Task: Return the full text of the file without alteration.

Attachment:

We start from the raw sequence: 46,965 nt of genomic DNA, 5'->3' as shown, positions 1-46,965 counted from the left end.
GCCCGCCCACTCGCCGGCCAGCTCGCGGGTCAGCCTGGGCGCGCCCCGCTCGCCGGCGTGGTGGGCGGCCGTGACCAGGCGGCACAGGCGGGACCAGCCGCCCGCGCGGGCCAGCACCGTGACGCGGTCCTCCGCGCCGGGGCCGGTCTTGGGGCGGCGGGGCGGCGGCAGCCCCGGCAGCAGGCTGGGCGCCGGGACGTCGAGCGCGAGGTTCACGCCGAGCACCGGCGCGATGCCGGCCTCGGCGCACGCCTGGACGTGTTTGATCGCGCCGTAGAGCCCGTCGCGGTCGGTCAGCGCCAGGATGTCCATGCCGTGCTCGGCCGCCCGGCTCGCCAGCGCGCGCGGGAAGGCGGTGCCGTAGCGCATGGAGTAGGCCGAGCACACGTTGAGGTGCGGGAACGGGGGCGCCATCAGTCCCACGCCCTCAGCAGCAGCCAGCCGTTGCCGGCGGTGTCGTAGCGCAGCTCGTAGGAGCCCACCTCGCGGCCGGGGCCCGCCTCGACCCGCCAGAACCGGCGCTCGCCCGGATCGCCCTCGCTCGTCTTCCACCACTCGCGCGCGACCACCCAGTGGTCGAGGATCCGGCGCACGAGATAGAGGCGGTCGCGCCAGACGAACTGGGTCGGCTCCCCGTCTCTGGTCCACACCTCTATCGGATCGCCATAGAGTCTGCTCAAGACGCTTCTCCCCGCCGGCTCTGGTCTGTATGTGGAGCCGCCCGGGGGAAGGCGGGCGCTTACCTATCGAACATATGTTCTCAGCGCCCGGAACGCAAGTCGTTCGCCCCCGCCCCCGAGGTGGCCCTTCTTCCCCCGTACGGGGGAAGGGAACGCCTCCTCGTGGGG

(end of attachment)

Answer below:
We start from the raw sequence: 46,965 nt of genomic DNA, 5'->3' as shown, positions 1-46,965 counted from the left end.
GCCCGCCCACTCGCCGGCCAGCTCGCGGGTCAGCCTGGGCGCGCCCCGCTCGCCGGCGTGGTGGGCGGCCGTGACCAGGCGGCACAGGCGGGACCAGCCGCCCGCGCGGGCCAGCACCGTGACGCGGTCCTCCGCGCCGGGGCCGGTCTTGGGGCGGCGGGGCGGCGGCAGCCCCGGCAGCAGGCTGGGCGCCGGGACGTCGAGCGCGAGGTTCACGCCGAGCACCGGCGCGATGCCGGCCTCGGCGCACGCCTGGACGTGTTTGATCGCGCCGTAGAGCCCGTCGCGGTCGGTCAGCGCCAGGATGTCCATGCCGTGCTCGGCCGCCCGGCTCGCCAGCGCGCGCGGGAAGGCGGTGCCGTAGCGCATGGAGTAGGCCGAGCACACGTTGAGGTGCGGGAACGGGGGCGCCATCAGTCCCACGCCCTCAGCAGCAGCCAGCCGTTGCCGGCGGTGTCGTAGCGCAGCTCGTAGGAGCCCACCTCGCGGCCGGGGCCCGCCTCGACCCGCCAGAACCGGCGCTCGCCCGGATCGCCCTCGCTCGTCTTCCACCACTCGCGCGCGACCACCCAGTGGTCGAGGATCCGGCGCACGAGATAGAGGCGGTCGCGCCAGACGAACTGGGTCGGCTCCCCGTCTCTGGTCCACACCTCTATCGGATCGCCATAGAGTCTGCTCAAGACGCTTCTCCCCGCCGGCTCTGGTCTGTATGTGGAGCCGCCCGGGGGAAGGCGGGCGCTTACCTATCGAACATATGTTCTCAGCGCCCGGAACGCAAGTCGTTCGCCCCCGCCCCCGAGGTGGCCCTTCTTCCCCCGTACGGGGGAAGGGAACGCCTCCTCGTGGGG